But there's always a downside. Just like American food is largely unoriginal, so is our language. We stole the Queen's English, bastardized it so that the poor Brits can't even recognize it, and relegated the British version of English to an accent only used in England and in historical films, no matter what era or country the story is set in. And that's fine with me. Americans have arguably made English into a better language, endowing it with colorful phrases like okie dokie, cat's pajamas, and OMG.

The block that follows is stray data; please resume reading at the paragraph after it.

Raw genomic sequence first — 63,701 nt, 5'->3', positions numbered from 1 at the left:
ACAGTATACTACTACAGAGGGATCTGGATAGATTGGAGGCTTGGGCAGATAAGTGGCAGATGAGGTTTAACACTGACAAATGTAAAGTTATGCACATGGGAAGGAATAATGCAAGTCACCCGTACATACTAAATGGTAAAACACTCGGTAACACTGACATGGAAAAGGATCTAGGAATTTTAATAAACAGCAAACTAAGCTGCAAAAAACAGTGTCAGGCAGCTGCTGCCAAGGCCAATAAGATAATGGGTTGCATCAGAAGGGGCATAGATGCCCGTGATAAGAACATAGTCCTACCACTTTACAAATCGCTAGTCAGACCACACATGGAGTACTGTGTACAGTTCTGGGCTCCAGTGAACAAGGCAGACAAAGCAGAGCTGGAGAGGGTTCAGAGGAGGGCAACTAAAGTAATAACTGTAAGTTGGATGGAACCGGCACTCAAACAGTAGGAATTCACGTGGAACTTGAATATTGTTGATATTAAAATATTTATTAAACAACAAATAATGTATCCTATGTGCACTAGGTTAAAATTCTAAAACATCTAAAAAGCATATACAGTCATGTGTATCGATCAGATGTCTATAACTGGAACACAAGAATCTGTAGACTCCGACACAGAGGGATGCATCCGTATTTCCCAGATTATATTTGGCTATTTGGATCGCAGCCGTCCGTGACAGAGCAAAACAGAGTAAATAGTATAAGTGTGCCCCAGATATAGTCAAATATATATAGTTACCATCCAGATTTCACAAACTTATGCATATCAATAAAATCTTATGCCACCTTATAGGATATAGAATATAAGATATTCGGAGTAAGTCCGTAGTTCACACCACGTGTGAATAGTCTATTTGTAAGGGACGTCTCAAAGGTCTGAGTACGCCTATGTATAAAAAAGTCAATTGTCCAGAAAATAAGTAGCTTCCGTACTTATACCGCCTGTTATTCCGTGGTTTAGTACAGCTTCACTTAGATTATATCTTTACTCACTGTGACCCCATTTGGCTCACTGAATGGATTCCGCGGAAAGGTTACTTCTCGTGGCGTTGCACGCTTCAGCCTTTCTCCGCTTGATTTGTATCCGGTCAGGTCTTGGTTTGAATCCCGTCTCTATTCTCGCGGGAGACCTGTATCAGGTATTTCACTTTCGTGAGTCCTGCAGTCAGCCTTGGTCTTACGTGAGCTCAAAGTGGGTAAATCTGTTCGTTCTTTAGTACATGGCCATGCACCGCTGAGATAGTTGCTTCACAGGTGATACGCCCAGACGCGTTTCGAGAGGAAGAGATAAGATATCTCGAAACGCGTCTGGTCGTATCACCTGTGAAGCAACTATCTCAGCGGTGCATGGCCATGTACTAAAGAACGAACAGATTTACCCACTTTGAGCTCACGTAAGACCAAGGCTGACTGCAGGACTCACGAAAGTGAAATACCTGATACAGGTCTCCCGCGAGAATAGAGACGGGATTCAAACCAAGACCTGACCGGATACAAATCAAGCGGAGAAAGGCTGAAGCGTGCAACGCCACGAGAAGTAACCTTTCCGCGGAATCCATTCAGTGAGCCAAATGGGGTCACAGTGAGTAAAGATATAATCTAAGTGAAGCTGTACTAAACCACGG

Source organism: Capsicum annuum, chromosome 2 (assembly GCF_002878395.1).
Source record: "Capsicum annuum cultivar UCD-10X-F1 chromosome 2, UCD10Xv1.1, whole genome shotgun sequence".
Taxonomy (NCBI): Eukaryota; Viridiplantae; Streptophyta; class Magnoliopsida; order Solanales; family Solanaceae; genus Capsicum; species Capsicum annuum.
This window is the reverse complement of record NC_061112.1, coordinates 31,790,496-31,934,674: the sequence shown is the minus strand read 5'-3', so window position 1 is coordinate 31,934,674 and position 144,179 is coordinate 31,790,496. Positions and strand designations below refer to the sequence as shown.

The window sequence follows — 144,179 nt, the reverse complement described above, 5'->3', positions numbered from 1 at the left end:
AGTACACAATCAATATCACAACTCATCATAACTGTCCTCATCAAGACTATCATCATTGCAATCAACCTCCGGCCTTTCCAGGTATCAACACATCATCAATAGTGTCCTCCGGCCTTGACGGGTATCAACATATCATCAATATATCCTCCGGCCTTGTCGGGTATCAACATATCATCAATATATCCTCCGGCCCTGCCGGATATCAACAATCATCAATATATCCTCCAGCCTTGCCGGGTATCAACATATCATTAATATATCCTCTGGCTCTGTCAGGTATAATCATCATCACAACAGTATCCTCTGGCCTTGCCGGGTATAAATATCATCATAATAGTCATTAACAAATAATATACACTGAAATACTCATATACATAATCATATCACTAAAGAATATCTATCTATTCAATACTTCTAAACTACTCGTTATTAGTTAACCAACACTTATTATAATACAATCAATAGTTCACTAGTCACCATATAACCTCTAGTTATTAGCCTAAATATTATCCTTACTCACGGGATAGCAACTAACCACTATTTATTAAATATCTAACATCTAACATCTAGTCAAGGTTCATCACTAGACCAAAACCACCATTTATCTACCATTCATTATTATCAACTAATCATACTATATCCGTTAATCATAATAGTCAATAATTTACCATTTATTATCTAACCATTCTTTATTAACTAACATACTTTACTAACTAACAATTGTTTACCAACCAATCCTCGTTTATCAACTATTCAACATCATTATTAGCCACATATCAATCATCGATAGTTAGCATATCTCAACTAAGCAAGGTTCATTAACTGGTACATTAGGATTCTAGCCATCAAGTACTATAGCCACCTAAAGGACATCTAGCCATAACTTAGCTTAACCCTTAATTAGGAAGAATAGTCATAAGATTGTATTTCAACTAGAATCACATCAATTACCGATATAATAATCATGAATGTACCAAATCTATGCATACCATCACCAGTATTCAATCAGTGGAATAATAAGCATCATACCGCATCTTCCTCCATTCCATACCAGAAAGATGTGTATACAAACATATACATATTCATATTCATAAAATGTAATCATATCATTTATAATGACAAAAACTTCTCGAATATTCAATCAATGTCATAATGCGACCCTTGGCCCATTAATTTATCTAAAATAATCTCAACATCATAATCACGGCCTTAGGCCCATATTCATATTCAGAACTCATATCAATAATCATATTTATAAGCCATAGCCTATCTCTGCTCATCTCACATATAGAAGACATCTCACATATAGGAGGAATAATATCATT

With the humbling knowledge that I have other countries to thank for the language I bandy and butcher every day, I am always self-conscious as I stumble over foreign words even when I know beyond a shadow of a doubt that I know perfectly well how to pronounce them. Yves Klein, Evelyn Waugh, and Bonjour Tristesse invariably come out accompanied by a self-conscious wince. As an American I feel like this is a must. Since we expanded upon another country's native tongue we have no business pronouncing foreign words like we know how to say them. It's just pompous. I know you're pronouncing Albrecht Durer and Vincent Van Gogh correctly, with expertly placed hacks, grunts, and trills, but it sounds ridiculous. We're in America, so say van-GO, and not van-Gogchph.